Microsoft Office Tutorials and References
In Depth Information
TABLE 23.3
VBA Operator Precedence
Exponentiation ^
Multiplication ( * ), division ( / )
Integer division ( \ )
Modulus ( Mod )
Addition ( + ), subtraction ( - )
String concatenation ( & )
Operators that have the same precedence level, such as multiplication and division, are executed in
left-to-right order.
With this information on the precedence rules, you can see that the previous example will evaluate
to 11 because the division will be performed before the addition.
You can use parentheses in an expression to modify the order of execution. Those parts of an
expression enclosed in parentheses are always evaluated first regardless of operator precedence.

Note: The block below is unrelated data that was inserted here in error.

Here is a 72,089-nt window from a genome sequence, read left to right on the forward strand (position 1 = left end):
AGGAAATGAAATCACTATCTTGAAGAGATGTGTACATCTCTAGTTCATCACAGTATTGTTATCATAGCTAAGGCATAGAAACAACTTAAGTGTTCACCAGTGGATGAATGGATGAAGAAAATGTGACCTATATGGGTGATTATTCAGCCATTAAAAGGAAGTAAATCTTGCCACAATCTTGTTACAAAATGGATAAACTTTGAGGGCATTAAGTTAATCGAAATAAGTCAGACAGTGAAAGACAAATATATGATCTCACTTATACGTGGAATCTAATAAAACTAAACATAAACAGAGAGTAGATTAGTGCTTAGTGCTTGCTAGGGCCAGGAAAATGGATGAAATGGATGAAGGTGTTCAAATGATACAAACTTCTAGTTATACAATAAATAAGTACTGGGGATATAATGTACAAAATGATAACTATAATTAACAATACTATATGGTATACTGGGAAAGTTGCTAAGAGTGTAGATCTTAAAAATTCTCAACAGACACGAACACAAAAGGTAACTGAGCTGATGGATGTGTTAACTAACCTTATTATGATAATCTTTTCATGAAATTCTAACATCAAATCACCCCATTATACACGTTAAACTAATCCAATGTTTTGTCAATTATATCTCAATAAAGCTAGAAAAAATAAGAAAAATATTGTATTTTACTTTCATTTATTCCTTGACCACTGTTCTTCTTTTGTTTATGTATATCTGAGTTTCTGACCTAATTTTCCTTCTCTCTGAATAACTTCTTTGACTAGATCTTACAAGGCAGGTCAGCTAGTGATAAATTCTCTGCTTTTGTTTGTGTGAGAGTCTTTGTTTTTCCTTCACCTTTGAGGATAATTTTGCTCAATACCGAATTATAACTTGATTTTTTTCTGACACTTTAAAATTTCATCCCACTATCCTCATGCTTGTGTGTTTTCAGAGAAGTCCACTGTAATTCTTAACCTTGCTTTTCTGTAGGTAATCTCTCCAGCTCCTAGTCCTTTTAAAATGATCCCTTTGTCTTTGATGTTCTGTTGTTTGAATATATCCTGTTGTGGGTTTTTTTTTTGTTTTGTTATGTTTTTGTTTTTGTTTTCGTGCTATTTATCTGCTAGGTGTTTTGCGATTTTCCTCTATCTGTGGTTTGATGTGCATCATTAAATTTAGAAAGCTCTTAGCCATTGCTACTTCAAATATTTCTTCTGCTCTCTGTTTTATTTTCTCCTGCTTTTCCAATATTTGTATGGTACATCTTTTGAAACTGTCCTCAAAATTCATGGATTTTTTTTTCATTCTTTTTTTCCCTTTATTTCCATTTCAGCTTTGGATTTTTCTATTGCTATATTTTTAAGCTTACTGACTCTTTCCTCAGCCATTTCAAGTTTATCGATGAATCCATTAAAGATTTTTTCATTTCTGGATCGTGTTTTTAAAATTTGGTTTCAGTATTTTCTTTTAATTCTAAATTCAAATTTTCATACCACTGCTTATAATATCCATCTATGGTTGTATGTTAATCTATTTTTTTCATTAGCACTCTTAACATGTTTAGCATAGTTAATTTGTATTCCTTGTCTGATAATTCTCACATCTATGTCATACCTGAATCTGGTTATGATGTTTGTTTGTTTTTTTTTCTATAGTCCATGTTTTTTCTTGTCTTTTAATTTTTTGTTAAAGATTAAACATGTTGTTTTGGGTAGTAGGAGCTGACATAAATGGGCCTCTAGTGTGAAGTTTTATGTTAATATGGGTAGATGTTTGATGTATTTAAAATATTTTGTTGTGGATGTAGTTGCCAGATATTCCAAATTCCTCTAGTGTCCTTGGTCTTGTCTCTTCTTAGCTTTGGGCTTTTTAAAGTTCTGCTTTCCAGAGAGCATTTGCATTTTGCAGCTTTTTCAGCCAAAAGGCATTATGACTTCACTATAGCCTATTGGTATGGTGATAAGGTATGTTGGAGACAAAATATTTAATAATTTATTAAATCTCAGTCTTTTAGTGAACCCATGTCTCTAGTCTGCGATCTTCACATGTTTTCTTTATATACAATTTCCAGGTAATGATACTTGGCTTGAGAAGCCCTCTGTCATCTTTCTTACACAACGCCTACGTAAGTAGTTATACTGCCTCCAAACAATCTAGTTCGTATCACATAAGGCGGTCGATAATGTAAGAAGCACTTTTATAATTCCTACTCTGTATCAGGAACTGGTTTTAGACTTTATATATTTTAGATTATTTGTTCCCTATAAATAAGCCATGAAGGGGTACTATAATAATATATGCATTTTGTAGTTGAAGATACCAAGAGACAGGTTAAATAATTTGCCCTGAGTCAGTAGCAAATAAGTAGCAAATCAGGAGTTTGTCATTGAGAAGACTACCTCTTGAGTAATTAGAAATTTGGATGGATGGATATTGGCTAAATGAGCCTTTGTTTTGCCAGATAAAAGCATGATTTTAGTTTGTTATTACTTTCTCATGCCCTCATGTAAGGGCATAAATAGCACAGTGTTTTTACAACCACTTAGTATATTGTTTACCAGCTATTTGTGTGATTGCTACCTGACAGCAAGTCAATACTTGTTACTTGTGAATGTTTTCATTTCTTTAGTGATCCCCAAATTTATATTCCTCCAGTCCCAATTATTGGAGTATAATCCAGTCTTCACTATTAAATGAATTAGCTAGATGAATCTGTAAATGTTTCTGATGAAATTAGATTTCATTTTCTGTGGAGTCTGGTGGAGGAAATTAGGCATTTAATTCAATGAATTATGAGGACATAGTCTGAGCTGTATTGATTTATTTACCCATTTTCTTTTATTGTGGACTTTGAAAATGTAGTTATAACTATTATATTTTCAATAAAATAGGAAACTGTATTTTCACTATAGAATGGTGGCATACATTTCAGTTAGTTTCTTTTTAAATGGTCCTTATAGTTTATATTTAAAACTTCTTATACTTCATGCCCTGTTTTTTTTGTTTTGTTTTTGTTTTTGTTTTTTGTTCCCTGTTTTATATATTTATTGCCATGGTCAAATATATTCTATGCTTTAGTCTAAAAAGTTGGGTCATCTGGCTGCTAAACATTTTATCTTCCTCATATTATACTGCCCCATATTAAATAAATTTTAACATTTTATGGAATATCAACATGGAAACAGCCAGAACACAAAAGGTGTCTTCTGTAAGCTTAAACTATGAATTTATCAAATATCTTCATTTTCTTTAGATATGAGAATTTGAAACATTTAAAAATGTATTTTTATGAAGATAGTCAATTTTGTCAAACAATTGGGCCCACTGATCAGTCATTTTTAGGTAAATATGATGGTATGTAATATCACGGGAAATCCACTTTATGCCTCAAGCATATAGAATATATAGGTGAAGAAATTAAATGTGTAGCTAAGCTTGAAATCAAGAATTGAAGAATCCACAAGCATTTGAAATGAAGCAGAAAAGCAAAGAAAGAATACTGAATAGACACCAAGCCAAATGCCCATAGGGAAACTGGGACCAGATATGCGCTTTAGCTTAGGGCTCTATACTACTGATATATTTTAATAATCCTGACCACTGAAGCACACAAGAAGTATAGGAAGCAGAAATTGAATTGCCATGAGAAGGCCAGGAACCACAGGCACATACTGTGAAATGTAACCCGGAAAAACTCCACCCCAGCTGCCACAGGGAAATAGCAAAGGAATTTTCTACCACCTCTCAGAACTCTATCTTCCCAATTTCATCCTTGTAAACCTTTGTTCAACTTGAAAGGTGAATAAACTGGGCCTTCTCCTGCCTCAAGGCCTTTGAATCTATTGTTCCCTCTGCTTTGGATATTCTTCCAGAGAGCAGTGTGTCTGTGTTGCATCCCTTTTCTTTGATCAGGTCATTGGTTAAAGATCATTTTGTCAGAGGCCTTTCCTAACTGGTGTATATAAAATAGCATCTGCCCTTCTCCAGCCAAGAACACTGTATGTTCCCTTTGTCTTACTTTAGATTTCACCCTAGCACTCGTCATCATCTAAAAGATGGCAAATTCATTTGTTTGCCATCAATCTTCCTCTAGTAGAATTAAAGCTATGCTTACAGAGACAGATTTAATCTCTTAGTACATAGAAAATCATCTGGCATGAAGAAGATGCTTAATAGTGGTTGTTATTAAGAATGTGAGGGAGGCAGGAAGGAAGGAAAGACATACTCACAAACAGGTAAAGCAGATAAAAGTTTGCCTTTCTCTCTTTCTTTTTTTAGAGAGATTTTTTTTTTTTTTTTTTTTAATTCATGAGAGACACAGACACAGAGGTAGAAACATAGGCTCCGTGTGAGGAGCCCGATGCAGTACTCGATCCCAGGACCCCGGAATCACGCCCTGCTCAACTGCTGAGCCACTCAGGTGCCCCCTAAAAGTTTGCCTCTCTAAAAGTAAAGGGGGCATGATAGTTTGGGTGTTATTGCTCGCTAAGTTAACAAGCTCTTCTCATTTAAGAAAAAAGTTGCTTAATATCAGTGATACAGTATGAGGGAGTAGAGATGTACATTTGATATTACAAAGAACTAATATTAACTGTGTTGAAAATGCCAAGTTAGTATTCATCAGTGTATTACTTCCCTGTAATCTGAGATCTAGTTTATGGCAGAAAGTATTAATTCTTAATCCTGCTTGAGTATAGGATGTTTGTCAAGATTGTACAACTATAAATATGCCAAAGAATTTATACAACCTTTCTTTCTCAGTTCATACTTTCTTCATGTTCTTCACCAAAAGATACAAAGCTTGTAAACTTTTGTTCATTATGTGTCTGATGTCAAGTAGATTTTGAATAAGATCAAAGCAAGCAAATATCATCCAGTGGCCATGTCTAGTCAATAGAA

20 / (4 + 6)
evaluates to 2 because the parentheses force the addition to be performed before the division. You
can use as many parentheses in an expression as you like as long as they always come in pairs with
each left parenthesis having a matching right parenthesis. Nested parentheses — when one set is
inside another set — execute starting with the innermost set and proceed outward.
Writing Conditional and Loop Statements
An important part of VBA programming is controlling which VBA statements execute and when.
VBA has several tools for this purpose, the two most important being loop statements and
conditional statements.
Using Loop Statements
A loop statement is used to execute a block of VBA statements a certain number of times. There are
three loop statements.
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